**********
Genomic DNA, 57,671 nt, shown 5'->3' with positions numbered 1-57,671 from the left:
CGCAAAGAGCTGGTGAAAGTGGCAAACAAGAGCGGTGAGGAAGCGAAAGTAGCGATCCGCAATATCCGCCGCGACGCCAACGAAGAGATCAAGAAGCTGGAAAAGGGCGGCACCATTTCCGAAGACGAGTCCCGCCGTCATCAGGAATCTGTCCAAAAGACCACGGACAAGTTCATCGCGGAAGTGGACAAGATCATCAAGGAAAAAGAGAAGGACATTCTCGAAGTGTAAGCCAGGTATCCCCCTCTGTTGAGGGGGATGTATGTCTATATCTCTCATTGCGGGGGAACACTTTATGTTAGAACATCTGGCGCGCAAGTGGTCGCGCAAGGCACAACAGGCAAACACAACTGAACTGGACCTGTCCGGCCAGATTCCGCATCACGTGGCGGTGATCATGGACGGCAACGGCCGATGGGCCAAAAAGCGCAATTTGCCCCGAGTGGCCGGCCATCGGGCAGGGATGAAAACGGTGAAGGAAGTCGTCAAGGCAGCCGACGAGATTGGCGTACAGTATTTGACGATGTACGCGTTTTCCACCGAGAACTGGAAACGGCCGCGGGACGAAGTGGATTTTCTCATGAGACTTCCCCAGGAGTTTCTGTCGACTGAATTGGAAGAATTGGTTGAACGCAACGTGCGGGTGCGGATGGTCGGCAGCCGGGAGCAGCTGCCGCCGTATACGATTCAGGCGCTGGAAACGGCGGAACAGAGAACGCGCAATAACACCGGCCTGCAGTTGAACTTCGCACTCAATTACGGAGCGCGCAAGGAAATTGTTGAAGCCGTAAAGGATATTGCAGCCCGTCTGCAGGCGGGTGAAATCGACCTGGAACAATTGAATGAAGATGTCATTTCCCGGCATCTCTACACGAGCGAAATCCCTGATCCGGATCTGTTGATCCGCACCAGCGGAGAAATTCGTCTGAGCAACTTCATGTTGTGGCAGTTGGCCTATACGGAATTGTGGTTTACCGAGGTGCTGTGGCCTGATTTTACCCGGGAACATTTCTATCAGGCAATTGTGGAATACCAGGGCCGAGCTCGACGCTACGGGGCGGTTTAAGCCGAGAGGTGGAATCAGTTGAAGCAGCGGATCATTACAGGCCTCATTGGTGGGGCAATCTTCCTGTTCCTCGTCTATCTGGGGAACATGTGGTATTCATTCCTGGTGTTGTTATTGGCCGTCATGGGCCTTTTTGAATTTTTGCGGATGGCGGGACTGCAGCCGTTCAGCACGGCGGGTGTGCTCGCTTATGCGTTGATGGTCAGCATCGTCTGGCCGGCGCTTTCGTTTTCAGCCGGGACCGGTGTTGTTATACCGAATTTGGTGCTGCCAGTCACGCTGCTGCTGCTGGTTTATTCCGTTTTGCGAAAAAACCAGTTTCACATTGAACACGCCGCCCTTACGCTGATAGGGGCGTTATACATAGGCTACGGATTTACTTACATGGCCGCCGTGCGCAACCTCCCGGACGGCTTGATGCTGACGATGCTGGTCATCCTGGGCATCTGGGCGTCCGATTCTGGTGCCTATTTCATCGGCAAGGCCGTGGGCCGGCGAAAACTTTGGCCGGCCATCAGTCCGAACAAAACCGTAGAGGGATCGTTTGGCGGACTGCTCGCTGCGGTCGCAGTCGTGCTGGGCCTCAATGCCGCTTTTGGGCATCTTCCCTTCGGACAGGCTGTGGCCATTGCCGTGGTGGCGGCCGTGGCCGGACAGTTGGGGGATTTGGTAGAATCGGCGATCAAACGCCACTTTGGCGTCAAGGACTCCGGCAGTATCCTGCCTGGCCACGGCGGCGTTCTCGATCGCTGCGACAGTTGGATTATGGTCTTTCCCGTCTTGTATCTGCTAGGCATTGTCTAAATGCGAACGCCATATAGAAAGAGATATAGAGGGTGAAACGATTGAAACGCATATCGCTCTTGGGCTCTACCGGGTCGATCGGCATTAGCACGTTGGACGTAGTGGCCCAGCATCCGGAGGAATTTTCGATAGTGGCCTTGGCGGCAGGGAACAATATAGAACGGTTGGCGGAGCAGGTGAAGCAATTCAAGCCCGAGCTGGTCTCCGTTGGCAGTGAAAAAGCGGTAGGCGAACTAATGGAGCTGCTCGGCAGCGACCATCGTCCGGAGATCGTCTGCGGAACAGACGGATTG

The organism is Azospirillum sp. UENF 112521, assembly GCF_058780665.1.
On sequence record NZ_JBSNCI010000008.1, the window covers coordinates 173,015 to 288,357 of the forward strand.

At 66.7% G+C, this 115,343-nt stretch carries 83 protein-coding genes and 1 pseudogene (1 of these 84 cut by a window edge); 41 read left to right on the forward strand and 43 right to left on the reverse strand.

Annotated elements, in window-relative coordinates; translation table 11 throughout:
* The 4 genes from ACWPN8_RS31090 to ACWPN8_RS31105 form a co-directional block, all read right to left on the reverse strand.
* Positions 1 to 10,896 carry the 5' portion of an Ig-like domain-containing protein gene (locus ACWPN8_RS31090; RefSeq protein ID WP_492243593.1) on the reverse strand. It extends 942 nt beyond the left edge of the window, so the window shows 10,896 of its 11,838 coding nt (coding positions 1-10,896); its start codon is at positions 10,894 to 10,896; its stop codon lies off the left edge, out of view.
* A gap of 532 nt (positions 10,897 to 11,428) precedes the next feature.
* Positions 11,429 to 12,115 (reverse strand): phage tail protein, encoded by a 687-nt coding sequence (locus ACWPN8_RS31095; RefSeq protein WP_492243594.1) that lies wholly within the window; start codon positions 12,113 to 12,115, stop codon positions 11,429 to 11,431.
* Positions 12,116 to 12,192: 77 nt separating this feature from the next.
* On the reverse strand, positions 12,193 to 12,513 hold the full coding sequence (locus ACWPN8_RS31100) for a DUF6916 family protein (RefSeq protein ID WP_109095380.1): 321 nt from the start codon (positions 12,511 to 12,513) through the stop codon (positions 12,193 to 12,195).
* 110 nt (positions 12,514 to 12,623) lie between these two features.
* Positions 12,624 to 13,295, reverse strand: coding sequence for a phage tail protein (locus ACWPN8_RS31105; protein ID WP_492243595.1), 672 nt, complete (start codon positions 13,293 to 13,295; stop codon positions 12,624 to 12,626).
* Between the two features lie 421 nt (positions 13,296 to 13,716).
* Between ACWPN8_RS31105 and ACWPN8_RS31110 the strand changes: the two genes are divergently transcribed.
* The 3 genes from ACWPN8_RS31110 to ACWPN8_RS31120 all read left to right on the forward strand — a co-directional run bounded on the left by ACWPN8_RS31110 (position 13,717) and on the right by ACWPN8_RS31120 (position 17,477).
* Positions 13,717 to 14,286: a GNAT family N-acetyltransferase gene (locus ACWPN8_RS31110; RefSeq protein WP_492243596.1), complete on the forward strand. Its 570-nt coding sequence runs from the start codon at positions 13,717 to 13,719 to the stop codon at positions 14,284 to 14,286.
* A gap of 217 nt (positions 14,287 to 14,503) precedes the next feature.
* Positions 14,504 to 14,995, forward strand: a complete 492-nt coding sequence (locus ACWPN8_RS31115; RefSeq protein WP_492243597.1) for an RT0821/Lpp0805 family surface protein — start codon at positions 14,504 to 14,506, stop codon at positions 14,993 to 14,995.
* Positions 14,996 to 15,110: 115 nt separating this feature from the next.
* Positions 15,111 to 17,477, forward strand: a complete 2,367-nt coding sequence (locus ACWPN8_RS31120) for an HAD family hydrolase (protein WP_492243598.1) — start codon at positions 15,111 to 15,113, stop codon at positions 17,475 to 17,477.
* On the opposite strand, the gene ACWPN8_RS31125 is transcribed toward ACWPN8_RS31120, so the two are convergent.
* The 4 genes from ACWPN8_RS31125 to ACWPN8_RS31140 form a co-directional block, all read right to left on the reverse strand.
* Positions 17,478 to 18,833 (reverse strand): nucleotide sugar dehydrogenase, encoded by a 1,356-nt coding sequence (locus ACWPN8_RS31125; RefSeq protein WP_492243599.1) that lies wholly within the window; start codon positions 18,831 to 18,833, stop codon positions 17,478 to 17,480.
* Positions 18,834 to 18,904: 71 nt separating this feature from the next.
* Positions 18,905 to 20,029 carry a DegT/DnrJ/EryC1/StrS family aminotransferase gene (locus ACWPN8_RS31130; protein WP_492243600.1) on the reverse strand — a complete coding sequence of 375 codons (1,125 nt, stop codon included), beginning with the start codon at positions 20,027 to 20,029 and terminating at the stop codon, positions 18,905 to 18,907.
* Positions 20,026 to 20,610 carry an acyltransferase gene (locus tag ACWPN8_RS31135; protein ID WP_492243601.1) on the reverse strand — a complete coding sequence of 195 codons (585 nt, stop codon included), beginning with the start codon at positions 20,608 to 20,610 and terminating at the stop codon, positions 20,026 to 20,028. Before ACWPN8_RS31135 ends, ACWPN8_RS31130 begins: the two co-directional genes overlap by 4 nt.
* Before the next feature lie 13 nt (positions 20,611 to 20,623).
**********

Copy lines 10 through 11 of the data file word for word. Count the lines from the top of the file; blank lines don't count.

* Positions 11,429 to 12,115 (reverse strand): phage tail protein, encoded by a 687-nt coding sequence (locus ACWPN8_RS31095; RefSeq protein WP_492243594.1) that lies wholly within the window; start codon positions 12,113 to 12,115, stop codon positions 11,429 to 11,431.
* Positions 12,116 to 12,192: 77 nt separating this feature from the next.